2010 Reports : Cryptology ePrint Archive Forum

**Re: 2010/430 is right but so wrong**

**Re: 2010/430 is right but so wrong**

**Re: 2010/430 is right but so wrong**

Discussion forum for Cryptology ePrint Archive reports posted in 2010.
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2010/430 is right but so wrong

Posted by: **Orr** (IP Logged)

Date: 05 August 2010 19:28

The authors of 2010/430 claim that finding collisions in a narrow-pipe takes 2^{n/2-k/2} calls for the _hash function_, which is lower than 2^n/2 expected by the birthday bound.

However, the colliding messages are 2^k long, meaning that the amount of work is 2^{n/2+k/2} _compression function_ calls.

As finding a collision in any of the discussed hash functions can be easily done once a collision in the compression function is found, then using the results of the paper is not only wrong, but misleading, as one can easily find a collision in the above mentioned hash functions using only 2^n/2 compression function calls.

However, the colliding messages are 2^k long, meaning that the amount of work is 2^{n/2+k/2} _compression function_ calls.

As finding a collision in any of the discussed hash functions can be easily done once a collision in the compression function is found, then using the results of the paper is not only wrong, but misleading, as one can easily find a collision in the above mentioned hash functions using only 2^n/2 compression function calls.

Posted by: **Vlastimil Klima** (IP Logged)

Date: 05 August 2010 23:01

Orr,

you mix theory and practice, hash function

and compression functions together.

We even underlined the difference between

hash function calls and compression

function calls in the paper.

You wrote: "I explain why the results of

this paper are right but not interesting."

Well, so here is an interesting game for you.

Let us have a SHA3 winner.

Let there are two casinos. In both casinos

they play the same game: the players are

buying cards for one cent

(the card has a 256bit number) until they

find two cards with the same number.

Once a player present such a collision,

he/she win all the money from both casinos.

In the first/second casino,

the cards are numbered using SHA3/SHA2

and the method and the messages,

described in our eprint paper.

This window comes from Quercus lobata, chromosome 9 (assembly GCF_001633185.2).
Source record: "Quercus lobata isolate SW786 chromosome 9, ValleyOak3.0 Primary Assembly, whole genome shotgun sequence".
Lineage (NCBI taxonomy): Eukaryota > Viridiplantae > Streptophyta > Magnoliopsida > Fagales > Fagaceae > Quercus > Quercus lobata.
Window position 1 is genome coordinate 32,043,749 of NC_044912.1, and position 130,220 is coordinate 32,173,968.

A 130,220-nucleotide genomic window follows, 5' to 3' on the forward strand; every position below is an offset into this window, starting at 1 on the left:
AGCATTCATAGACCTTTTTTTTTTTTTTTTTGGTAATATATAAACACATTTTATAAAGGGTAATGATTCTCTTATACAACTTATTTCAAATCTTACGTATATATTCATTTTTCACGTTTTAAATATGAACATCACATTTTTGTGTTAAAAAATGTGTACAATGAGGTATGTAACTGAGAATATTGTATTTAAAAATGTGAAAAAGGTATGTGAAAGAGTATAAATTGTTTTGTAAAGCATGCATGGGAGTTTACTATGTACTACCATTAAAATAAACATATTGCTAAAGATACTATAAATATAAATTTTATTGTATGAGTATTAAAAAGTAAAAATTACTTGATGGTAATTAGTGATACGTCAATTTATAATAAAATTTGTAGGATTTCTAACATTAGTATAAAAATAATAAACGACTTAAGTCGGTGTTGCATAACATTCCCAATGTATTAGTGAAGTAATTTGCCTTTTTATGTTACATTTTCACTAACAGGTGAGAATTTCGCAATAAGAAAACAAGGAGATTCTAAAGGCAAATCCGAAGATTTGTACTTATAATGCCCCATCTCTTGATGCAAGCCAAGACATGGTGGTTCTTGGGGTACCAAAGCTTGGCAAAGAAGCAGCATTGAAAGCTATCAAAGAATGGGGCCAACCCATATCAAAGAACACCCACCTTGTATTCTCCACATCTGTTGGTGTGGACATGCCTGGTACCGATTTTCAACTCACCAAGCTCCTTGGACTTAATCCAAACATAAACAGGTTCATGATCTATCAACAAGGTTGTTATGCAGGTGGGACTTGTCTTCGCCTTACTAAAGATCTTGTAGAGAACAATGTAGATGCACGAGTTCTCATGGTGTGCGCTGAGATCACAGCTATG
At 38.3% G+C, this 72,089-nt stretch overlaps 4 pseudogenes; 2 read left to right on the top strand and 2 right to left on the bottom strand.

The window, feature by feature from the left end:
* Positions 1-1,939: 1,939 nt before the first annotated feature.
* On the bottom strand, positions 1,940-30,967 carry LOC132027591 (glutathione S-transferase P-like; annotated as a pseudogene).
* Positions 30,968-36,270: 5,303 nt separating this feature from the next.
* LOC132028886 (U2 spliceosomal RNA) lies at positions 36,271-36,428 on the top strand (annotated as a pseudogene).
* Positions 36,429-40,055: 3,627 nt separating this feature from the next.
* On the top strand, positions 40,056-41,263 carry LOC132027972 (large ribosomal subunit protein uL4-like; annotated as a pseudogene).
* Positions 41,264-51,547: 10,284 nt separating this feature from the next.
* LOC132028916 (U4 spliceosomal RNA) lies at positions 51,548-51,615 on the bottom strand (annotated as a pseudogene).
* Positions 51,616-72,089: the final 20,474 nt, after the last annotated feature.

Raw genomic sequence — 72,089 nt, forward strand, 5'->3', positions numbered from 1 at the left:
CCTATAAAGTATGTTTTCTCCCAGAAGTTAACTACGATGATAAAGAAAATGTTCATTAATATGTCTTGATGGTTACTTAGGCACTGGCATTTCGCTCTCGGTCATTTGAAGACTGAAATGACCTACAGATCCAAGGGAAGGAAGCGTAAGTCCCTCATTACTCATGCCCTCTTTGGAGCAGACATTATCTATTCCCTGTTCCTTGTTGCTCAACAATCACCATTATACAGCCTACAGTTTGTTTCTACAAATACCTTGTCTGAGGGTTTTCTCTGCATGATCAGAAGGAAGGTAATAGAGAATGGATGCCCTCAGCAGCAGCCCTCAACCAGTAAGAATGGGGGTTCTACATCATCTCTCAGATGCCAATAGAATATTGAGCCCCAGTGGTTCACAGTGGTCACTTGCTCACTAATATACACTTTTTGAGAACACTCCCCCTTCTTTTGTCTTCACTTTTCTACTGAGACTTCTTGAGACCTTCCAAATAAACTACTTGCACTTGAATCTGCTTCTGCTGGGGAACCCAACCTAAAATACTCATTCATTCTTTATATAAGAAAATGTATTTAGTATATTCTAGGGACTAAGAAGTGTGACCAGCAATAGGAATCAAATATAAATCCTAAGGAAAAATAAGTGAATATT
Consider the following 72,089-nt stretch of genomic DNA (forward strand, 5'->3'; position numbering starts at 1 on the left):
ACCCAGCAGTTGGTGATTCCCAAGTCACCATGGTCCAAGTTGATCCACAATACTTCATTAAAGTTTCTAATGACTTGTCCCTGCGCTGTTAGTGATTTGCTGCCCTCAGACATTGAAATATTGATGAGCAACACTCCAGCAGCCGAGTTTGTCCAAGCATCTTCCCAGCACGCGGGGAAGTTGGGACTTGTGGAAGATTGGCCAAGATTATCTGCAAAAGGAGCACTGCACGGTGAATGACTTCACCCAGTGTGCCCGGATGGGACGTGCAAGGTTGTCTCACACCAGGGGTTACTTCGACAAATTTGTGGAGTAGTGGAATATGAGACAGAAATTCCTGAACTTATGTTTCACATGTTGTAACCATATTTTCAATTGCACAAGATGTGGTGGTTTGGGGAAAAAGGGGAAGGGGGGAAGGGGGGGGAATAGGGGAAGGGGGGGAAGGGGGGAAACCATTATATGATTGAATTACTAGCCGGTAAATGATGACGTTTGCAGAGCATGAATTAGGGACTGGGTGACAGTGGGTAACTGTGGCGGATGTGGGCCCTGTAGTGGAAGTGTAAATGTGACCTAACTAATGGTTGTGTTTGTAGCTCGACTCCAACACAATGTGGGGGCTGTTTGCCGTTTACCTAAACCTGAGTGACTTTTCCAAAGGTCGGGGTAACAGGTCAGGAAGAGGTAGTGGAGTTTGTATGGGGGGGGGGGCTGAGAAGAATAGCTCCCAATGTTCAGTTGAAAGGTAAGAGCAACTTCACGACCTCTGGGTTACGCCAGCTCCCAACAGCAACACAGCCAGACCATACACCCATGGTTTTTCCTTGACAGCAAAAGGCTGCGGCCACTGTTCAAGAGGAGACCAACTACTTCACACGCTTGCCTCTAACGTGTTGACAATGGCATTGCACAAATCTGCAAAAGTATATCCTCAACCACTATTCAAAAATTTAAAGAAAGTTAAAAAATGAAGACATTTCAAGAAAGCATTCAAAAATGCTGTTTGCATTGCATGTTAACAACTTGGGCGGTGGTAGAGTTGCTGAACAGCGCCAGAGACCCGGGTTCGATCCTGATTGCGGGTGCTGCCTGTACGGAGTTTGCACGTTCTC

Even if I don't know how long messages

they used for producing the cards,

even if I don't know what is SHA3 winner,

even if I don't know its compression function,...

I would go to the first casino.

Vlastimil Klima

you mix theory and practice, hash function

and compression functions together.

We even underlined the difference between

hash function calls and compression

function calls in the paper.

You wrote: "I explain why the results of

this paper are right but not interesting."

Well, so here is an interesting game for you.

Let us have a SHA3 winner.

Let there are two casinos. In both casinos

they play the same game: the players are

buying cards for one cent

(the card has a 256bit number) until they

find two cards with the same number.

Once a player present such a collision,

he/she win all the money from both casinos.

In the first/second casino,

the cards are numbered using SHA3/SHA2

and the method and the messages,

described in our eprint paper.

Even if I don't know how long messages

they used for producing the cards,

even if I don't know what is SHA3 winner,

even if I don't know its compression function,...

I would go to the first casino.

Vlastimil Klima

Posted by: **gligoroski** (IP Logged)

Date: 09 August 2010 05:38

Designers of narrow-pipe hash functions can ignore the facts that those designs are inferior to wide-pipe designs. Its their choice.

“Know the enemy and know yourself; in a hundred battles you will never be in peril. When you are ignorant of the enemy, but know yourself, your chances of winning or losing are equal. If ignorant both of your enemy and yourself, you are certain in every battle to be in peril.", Sun Tzu.

Regards,

Danilo!

“Know the enemy and know yourself; in a hundred battles you will never be in peril. When you are ignorant of the enemy, but know yourself, your chances of winning or losing are equal. If ignorant both of your enemy and yourself, you are certain in every battle to be in peril.", Sun Tzu.

Regards,

Danilo!

Posted by: **Orr** (IP Logged)

Date: 13 August 2010 13:59

Danilo,

Your are entitled to your opinion. But narrow pipe designs are more efficient, and their security is clearly defined (the discussion on the hash function mailing list can probably explain why the paper is technically right, but so wrong, for example, the security proofs assume less than birthday-paradox number of queries to the _compression function_, your attack makes more than that queries).

Your are entitled to your opinion. But narrow pipe designs are more efficient, and their security is clearly defined (the discussion on the hash function mailing list can probably explain why the paper is technically right, but so wrong, for example, the security proofs assume less than birthday-paradox number of queries to the _compression function_, your attack makes more than that queries).

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